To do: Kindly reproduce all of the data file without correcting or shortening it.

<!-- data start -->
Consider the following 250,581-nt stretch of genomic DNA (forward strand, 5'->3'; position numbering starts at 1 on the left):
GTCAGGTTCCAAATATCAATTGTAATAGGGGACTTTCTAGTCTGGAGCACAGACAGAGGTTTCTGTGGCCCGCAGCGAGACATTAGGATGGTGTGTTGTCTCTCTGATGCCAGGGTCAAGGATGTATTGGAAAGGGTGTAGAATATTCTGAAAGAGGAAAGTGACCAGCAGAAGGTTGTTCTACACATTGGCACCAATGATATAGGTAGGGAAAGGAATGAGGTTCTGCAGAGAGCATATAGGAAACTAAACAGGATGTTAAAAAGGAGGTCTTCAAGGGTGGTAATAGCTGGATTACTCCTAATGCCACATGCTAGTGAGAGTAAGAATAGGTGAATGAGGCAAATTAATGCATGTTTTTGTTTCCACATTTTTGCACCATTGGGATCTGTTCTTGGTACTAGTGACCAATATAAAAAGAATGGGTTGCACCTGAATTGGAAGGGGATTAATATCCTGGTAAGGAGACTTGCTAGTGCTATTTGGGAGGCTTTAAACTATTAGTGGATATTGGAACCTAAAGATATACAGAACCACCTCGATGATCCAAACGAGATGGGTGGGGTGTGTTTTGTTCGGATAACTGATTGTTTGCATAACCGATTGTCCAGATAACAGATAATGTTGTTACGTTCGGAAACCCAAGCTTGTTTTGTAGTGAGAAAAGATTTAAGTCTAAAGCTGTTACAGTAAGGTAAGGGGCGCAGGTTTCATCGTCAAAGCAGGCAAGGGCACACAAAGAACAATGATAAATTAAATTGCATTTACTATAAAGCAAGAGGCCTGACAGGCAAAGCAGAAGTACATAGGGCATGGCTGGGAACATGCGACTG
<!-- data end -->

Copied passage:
Consider the following 250,581-nt stretch of genomic DNA (forward strand, 5'->3'; position numbering starts at 1 on the left):
GTCAGGTTCCAAATATCAATTGTAATAGGGGACTTTCTAGTCTGGAGCACAGACAGAGGTTTCTGTGGCCCGCAGCGAGACATTAGGATGGTGTGTTGTCTCTCTGATGCCAGGGTCAAGGATGTATTGGAAAGGGTGTAGAATATTCTGAAAGAGGAAAGTGACCAGCAGAAGGTTGTTCTACACATTGGCACCAATGATATAGGTAGGGAAAGGAATGAGGTTCTGCAGAGAGCATATAGGAAACTAAACAGGATGTTAAAAAGGAGGTCTTCAAGGGTGGTAATAGCTGGATTACTCCTAATGCCACATGCTAGTGAGAGTAAGAATAGGTGAATGAGGCAAATTAATGCATGTTTTTGTTTCCACATTTTTGCACCATTGGGATCTGTTCTTGGTACTAGTGACCAATATAAAAAGAATGGGTTGCACCTGAATTGGAAGGGGATTAATATCCTGGTAAGGAGACTTGCTAGTGCTATTTGGGAGGCTTTAAACTATTAGTGGATATTGGAACCTAAAGATATACAGAACCACCTCGATGATCCAAACGAGATGGGTGGGGTGTGTTTTGTTCGGATAACTGATTGTTTGCATAACCGATTGTCCAGATAACAGATAATGTTGTTACGTTCGGAAACCCAAGCTTGTTTTGTAGTGAGAAAAGATTTAAGTCTAAAGCTGTTACAGTAAGGTAAGGGGCGCAGGTTTCATCGTCAAAGCAGGCAAGGGCACACAAAGAACAATGATAAATTAAATTGCATTTACTATAAAGCAAGAGGCCTGACAGGCAAAGCAGAAGTACATAGGGCATGGCTGGGAACATGCGACTG